Poems by Eric Morago

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Icarus

Was Daedalus really stricken with grief when Icarus fell into the sea?
Or just disappointed by the design failure?

—Alison Bechdel

I.

My father once told me
he knew how to ride a unicycle.

I can’t imagine him balancing
on one wheel—a clown
riding down the block
again and again, performing
for neighbors and friends
as they watched in awe
of his foolishness, waiting
to see if he’d lose it and fall.

I asked if he still knew how.

It’s not like riding a bicycle.
He said.
You forget.

II.

Uncle Bill died,
my father informs me
via text message.

I hardly remember
my great uncle.

He hated the name William.
Wanted us to call him Bill
or Billy, said William
was his father’s name.
It felt bitter
and metallic on his tongue—
a worn penny mistaken for candy.
I wonder if this is the same reason
my father, named for his father,
went by Dick rather than Richard.
The service is Friday morning
Can you make it?

my father asks.

I’ll try, I say.

III.

There are ghosts
haunting the silence
I’ve grown accustomed to
in our conversations. They linger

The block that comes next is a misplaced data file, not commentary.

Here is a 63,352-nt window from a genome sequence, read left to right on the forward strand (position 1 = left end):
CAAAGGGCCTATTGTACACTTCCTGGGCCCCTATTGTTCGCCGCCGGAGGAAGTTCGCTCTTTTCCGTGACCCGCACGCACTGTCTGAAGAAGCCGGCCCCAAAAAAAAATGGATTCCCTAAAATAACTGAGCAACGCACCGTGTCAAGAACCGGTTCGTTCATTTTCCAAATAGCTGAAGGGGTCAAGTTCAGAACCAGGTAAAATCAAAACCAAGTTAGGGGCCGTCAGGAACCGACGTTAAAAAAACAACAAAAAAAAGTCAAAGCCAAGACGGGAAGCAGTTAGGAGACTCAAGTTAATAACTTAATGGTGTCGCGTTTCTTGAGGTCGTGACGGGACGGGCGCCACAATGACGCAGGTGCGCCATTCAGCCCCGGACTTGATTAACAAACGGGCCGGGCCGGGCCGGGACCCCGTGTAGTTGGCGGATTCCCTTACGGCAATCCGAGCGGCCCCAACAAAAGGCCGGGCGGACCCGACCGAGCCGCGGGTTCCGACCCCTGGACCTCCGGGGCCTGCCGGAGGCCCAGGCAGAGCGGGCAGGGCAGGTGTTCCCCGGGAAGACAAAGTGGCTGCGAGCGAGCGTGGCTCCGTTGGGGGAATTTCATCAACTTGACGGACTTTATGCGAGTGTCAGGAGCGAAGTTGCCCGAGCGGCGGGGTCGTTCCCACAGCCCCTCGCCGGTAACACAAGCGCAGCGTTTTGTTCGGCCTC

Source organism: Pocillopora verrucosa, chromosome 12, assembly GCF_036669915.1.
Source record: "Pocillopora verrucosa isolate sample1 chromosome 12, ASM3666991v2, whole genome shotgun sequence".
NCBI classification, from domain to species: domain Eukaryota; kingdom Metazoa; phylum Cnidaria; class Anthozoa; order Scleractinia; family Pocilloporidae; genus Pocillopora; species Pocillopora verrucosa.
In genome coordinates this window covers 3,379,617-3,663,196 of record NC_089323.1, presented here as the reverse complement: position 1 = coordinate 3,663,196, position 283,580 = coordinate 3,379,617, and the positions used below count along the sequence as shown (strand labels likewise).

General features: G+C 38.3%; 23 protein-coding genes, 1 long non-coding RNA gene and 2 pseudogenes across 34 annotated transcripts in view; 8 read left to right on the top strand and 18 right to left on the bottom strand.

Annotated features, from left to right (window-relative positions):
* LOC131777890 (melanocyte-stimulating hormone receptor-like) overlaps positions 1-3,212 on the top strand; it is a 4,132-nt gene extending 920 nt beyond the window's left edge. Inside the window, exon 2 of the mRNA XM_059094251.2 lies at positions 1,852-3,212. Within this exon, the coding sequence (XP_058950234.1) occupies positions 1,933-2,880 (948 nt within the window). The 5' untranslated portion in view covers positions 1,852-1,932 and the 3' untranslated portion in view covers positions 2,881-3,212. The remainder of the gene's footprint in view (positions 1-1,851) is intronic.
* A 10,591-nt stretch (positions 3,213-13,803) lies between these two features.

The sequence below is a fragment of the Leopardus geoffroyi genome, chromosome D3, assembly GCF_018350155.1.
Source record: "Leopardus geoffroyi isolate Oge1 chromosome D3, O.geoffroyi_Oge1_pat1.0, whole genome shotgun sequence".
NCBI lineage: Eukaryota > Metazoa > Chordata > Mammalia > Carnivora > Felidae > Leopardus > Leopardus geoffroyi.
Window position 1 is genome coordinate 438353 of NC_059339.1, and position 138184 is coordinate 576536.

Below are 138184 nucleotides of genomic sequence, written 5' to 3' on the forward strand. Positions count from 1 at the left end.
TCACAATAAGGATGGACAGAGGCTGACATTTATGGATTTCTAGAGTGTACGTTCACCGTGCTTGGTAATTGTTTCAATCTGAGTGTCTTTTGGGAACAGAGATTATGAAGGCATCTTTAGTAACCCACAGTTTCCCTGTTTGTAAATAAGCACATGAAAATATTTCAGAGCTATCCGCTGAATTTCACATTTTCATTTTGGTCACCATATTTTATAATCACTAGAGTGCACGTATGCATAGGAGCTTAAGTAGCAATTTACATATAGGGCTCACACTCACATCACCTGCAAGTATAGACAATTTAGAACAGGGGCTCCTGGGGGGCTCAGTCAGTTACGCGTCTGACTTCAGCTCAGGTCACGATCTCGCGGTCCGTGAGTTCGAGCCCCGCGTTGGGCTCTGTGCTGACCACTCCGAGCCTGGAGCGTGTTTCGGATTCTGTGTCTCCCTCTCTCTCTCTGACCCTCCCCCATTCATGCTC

longer than usual before a heavy question.

So what are your plans after you finish school?

Poetry
isn’t the response he wants—
it doesn’t come with a business plan.
He sees it gaining little interest,
unable to cover the cost
of living, let alone dying.

You know,
if you die,
we’ll be left
with your debt.

Words form angry mobs
in the back of my throat.
They want to storm the castle
walls my father’s built between us.

I swallow them instead.
All I can say is don’t worry.

IV.

He does worry.

I don’t know if it’s the money
or my falling which scares him more.

I like to think he’s disappointed
in himself for forgetting, for becoming
the man he swore as a son he wouldn’t—
wanting for me his own flawed designs,
sorry he did not name me after him.

The Night of My Ten-Year Reunion

I stay home, drinking
from a bottle of scotch,
aged twelve years.

Did you ever want to be more than this, I ask it.

Sure.

Well what then?

A Molotov cocktail. How about you?

I don’t know. A poet, I guess.

You and I, we aren’t that different, it tells me.

As I take another swig,
I can feel my skin turn to glass,
my booze-soaked guts burning,
and all I want is to throw myself
against this world, shatter and explode—
shatter and explode, into one great fireball
people won’t soon forget.